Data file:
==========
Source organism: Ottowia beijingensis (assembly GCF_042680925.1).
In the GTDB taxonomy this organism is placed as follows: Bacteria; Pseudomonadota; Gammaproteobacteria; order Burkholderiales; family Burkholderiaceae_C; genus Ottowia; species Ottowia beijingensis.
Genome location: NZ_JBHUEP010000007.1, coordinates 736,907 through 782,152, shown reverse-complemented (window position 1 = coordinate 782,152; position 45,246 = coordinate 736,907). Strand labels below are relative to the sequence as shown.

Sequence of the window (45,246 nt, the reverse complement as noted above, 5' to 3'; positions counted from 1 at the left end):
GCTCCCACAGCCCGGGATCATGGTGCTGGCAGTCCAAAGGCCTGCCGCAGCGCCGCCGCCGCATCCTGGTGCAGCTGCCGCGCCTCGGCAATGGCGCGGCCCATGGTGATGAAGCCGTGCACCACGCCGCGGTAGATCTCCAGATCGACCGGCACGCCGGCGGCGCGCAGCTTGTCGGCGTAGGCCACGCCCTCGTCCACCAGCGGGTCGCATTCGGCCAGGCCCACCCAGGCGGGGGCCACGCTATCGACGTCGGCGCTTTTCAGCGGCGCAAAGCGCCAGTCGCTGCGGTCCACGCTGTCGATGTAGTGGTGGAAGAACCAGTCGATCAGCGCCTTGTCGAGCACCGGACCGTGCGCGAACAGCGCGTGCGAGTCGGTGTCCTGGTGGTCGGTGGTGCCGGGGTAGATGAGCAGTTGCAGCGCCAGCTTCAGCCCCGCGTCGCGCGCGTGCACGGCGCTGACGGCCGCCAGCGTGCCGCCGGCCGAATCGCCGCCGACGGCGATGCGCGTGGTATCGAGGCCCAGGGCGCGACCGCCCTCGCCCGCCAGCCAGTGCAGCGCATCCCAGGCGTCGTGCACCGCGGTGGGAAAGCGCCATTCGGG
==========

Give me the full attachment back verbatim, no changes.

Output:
Source organism: Ottowia beijingensis (assembly GCF_042680925.1).
In the GTDB taxonomy this organism is placed as follows: Bacteria; Pseudomonadota; Gammaproteobacteria; order Burkholderiales; family Burkholderiaceae_C; genus Ottowia; species Ottowia beijingensis.
Genome location: NZ_JBHUEP010000007.1, coordinates 736,907 through 782,152, shown reverse-complemented (window position 1 = coordinate 782,152; position 45,246 = coordinate 736,907). Strand labels below are relative to the sequence as shown.

Sequence of the window (45,246 nt, the reverse complement as noted above, 5' to 3'; positions counted from 1 at the left end):
GCTCCCACAGCCCGGGATCATGGTGCTGGCAGTCCAAAGGCCTGCCGCAGCGCCGCCGCCGCATCCTGGTGCAGCTGCCGCGCCTCGGCAATGGCGCGGCCCATGGTGATGAAGCCGTGCACCACGCCGCGGTAGATCTCCAGATCGACCGGCACGCCGGCGGCGCGCAGCTTGTCGGCGTAGGCCACGCCCTCGTCCACCAGCGGGTCGCATTCGGCCAGGCCCACCCAGGCGGGGGCCACGCTATCGACGTCGGCGCTTTTCAGCGGCGCAAAGCGCCAGTCGCTGCGGTCCACGCTGTCGATGTAGTGGTGGAAGAACCAGTCGATCAGCGCCTTGTCGAGCACCGGACCGTGCGCGAACAGCGCGTGCGAGTCGGTGTCCTGGTGGTCGGTGGTGCCGGGGTAGATGAGCAGTTGCAGCGCCAGCTTCAGCCCCGCGTCGCGCGCGTGCACGGCGCTGACGGCCGCCAGCGTGCCGCCGGCCGAATCGCCGCCGACGGCGATGCGCGTGGTATCGAGGCCCAGGGCGCGACCGCCCTCGCCCGCCAGCCAGTGCAGCGCATCCCAGGCGTCGTGCACCGCGGTGGGAAAGCGCCATTCGGG